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© Rycaut/Sagredo: Die Neu-eröffnete Ottomannische Pforte, Augsburg 1694 - Universitätsbibliothek Heidelberg
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Project History

In spite of its recent remarkable refashioning and impetus, the history of historiography during the Early Modern period has shown little interest in South-Eastern Europe. Clichés like the supposed “backwardness” of this area or the allegedly suffocating “Turkish yoke” functioned as an inhibitor. The existence of a plethora of competing local national narratives did not help either.
However, the PhD research carried by Konrad Petrovszky at Humboldt University challenged both cultural prejudices and historiographical self-imposed boundaries and put South-Eastern Europe on the historiographical map. Through a systematic multi-linguistic, interdisciplinary, and comparative investigation of Orthodox history writing in Ottoman Europe during the 16th and 17th century, Konrad placed this historiography in its proper social and communicational context. Published in 2014 by Harrassowitz, "Geschichte schreiben im osmanischen Südosteuropa. Eine Kulturgeschichte orthodoxer Historiographie des 16. und 17. Jahrhunderts" is but one of the results of this long-time investigative effort.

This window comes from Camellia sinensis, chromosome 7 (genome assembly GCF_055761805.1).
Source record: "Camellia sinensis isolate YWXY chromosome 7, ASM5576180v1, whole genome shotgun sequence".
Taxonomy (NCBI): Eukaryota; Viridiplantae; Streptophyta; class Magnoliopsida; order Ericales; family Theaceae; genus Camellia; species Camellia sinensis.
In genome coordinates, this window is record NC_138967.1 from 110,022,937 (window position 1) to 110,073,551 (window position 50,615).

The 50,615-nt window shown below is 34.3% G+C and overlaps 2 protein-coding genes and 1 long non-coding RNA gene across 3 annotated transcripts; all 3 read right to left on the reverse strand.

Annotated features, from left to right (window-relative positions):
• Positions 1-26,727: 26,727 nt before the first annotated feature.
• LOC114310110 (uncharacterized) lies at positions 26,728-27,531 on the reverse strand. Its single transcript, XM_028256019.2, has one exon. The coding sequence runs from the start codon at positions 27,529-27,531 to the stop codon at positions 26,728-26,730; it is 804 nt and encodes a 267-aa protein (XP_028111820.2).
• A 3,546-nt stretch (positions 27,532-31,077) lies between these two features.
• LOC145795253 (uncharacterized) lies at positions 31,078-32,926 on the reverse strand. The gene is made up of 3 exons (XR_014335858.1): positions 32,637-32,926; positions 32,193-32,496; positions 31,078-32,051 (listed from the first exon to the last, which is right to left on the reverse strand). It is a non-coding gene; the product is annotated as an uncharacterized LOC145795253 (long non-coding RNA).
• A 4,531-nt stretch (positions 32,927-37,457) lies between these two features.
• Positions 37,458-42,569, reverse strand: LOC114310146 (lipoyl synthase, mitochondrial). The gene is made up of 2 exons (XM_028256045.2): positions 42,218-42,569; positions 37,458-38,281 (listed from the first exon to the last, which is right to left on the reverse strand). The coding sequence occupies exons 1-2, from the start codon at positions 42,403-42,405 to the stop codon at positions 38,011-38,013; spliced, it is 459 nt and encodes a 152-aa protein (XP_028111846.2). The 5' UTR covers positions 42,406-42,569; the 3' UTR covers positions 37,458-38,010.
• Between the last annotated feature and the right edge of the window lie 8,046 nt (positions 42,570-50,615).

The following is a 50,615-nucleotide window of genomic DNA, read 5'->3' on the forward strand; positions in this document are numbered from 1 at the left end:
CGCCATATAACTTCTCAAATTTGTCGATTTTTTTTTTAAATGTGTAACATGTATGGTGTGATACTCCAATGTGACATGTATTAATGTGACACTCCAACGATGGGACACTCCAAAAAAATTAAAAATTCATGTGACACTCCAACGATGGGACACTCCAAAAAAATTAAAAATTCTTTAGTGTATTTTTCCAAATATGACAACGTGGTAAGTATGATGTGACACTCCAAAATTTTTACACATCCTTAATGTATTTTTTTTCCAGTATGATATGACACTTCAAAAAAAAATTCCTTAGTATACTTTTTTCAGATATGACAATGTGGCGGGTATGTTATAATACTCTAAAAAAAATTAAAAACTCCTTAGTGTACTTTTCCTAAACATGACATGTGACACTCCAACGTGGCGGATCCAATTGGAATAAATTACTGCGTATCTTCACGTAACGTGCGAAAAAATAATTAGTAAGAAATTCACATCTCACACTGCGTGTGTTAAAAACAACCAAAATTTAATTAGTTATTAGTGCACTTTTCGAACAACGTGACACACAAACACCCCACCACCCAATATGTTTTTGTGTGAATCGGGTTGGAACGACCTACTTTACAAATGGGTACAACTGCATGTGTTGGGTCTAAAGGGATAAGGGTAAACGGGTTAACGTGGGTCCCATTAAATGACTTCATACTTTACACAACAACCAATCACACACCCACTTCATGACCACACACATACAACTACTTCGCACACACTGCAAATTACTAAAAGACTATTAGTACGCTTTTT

The DFG project entitled "A Bibliographical Database of Historiography in Ottoman Europe (15th-18th Century)" / "Bibliographische Datenbank zur Geschichtsschreibung im Osmanischen Europa (15.-18. Jh.)", implemented by the Department of the History of the Ottoman Empire and Turkey and the University Library of the Ruhr-University in Bochum, is part of the same effort. Inspired by the seminar "Die Geschichtsschreiber der Osmanen und ihre Werke by Franz Babinger (1927)" and by the repertory of the 15th-18th century manuscripts containing chronicles pertaining to the Romanian history ("Repertoriul manuscriselor de cronici interne", 1963), it aims to present the history writing of 15th to 18th century Ottoman Europe in all its diversity. Its focus is on the Orthodox history writing, but other types of history writing are also taken into account.

The Logo

The HOE-stamped blue dromedary was inspired by an assertion made by the Imperial ambassador to Constantinople Ogier Ghiselin de Busbecq (1555) and by an engraving from Count Marsili’s Stato Militare dell’Imperio Ottomano (1732). According to Busbecq, the Ottoman Empire owed its existence to rice and camels, that is, to a very resistant food and to a highly reliable means of transportation. According to Marsili, the dromedary was the Ottoman equivalent of the nowadays heavy armed war machines – a fast, resilient, easy manoeuvrable two-cannon attack weapon. As it also carried commercial goods and as it became a constant presence in Ottoman Europe as part of the caravans, we have discarded the weapons, painted the beast in blue, and turned it into a symbol of mobility and cultural exchange. In addition, from Matthew’s (19: 24) camel to the Psarian camels of Modern Greek proverbs, the one-humped even-toed ungulate was constantly associated with the impossible. Our logo thus suggests that those who enter HOE database might encounter uncommon texts and images.

hoe logo

We thank our late team member, André Hagenbruch (04.04.1971-18.05.2016), for the beautiful logo he made for us!